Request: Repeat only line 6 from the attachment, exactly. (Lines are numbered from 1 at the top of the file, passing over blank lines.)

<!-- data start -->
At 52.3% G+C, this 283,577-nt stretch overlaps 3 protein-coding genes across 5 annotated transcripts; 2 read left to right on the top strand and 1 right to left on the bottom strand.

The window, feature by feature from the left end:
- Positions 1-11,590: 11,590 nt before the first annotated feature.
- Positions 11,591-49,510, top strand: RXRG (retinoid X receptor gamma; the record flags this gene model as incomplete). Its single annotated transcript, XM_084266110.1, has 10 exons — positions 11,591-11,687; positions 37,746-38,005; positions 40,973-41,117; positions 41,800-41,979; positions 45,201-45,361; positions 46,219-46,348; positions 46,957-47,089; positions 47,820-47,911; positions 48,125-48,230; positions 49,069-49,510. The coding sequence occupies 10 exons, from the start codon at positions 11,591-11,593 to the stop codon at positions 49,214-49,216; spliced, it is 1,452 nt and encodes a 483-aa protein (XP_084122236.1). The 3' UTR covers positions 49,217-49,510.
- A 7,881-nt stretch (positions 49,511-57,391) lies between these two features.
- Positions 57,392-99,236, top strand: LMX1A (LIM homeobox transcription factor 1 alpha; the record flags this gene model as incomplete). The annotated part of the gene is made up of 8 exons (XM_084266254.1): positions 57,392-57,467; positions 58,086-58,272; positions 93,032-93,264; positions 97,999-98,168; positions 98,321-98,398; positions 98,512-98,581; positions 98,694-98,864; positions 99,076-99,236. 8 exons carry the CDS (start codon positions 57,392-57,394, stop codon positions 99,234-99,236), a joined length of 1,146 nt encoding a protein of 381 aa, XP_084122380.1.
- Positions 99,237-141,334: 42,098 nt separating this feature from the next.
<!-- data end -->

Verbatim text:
- Positions 57,392-99,236, top strand: LMX1A (LIM homeobox transcription factor 1 alpha; the record flags this gene model as incomplete). The annotated part of the gene is made up of 8 exons (XM_084266254.1): positions 57,392-57,467; positions 58,086-58,272; positions 93,032-93,264; positions 97,999-98,168; positions 98,321-98,398; positions 98,512-98,581; positions 98,694-98,864; positions 99,076-99,236. 8 exons carry the CDS (start codon positions 57,392-57,394, stop codon positions 99,234-99,236), a joined length of 1,146 nt encoding a protein of 381 aa, XP_084122380.1.